8 Quantum Topology of the Charge density of Chemical Bonds. QTAIM analysis of the C-Br and O-Br bonds. [abstract]
Abstract: The present study aims to explore the quantum topological features of the electron density and its Laplacian of the understudied molecular bromine species involved in ozone depletion events. The characteristics of the C-Br and O-Br bonds have been analyzed via quantum theory of atom in molecules (QTAIM) analysis using the wave functions computed at the B3LYP/aug-cc-PVTZ level of theory. Quantum topology analysis reveal that the C-Br and O-Br bonds show depletion of charge density indicating the increased ionic character of these bonds. Contour plots and relief maps have been analyzed for regions of valence shell charge concentrations (VSCC) and depletions (VSCD) in the ground state
Rifaat Hilal, Saadullah Aziz, Shabaan Elrouby, Abdulrahman Alyoubi

Workshop on Computational Chemistry and its Applications (CCA) Session 2

Time and Date: 14:30 - 16:10 on 1st June 2015

Room: V102

Chair: Hannes Jonsson

608 Computational study of electrochemical CO2 reduction at transition metal electrodes [abstract]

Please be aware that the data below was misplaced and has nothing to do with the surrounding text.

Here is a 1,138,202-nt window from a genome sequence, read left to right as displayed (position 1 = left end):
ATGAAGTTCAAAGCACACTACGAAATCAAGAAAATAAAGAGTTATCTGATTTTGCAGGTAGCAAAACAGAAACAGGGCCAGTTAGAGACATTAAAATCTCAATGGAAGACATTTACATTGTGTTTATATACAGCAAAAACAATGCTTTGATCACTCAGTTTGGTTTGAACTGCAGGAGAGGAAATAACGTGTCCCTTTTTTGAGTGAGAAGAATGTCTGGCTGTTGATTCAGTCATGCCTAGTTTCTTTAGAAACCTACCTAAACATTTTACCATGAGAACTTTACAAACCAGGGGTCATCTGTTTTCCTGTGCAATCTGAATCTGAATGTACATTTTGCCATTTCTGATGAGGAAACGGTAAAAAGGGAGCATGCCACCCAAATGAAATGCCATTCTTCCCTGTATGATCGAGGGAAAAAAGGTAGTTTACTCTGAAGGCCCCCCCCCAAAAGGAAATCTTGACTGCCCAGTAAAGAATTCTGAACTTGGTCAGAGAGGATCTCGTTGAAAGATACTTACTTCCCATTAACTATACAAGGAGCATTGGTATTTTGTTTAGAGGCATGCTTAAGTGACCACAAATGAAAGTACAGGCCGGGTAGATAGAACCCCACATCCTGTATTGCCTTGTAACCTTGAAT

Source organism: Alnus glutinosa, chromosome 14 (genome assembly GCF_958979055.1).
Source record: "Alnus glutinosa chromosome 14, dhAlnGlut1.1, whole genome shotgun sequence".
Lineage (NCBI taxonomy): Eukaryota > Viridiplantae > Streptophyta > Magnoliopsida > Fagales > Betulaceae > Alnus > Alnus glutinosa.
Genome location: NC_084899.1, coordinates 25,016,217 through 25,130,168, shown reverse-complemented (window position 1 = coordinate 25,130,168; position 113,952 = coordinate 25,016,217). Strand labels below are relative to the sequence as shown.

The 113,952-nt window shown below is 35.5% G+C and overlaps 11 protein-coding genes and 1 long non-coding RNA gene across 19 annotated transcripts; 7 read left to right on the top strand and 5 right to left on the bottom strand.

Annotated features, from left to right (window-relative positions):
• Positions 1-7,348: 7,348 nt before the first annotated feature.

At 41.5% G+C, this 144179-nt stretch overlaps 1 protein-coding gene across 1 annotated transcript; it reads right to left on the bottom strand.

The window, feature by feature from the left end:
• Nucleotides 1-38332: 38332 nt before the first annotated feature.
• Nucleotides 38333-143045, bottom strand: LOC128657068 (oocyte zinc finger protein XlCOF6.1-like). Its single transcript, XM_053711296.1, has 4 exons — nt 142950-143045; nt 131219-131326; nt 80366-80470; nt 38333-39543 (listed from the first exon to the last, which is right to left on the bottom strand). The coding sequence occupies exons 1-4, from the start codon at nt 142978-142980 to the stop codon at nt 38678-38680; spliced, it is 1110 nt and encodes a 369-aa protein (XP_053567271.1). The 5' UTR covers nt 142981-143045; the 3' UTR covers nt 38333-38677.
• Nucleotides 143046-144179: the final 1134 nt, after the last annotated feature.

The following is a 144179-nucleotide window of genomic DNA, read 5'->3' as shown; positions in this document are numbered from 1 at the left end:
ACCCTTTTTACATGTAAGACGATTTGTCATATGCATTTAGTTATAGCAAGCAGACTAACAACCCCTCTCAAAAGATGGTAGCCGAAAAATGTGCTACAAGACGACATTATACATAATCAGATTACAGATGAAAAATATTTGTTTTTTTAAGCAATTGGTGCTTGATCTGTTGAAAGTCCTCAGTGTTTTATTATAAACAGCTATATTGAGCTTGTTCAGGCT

Abstract: Density functional theory calculations were used to model the electrochemical reduction of CO2 on various transition metals, in particular Cu(111) and Pt(111) surfaces. The minimum energy paths for sequential protonation by either Tafel or Heyrovsky mechanism were calculated using the nudged elastic band method for applied potentials comparable to those used in experimental studies, ranging from -0.7 V to -1.7 V. A mechanism for CO2 reduction on Cu(111) has been identified where the highest activation energy is 0.4 eV. On Pt(111) a different mechanism is found to be optimal but it involves a higher barrier, 0.7 eV. Hydrogen production is then a competing reaction with activation barrier of only 0.3 eV, while on Cu(111) hydrogen production has a barrier of 0.6 eV. These results are consistent with experimental findings where copper electrodes are found to lead to relatively high yield of CH4 while H2 forms almost exclusively at platinum electrodes. A detailed understanding of the mechanism of electrochemical reduction of CO2 to hydrocarbons can help design improved catalysts for this important reaction.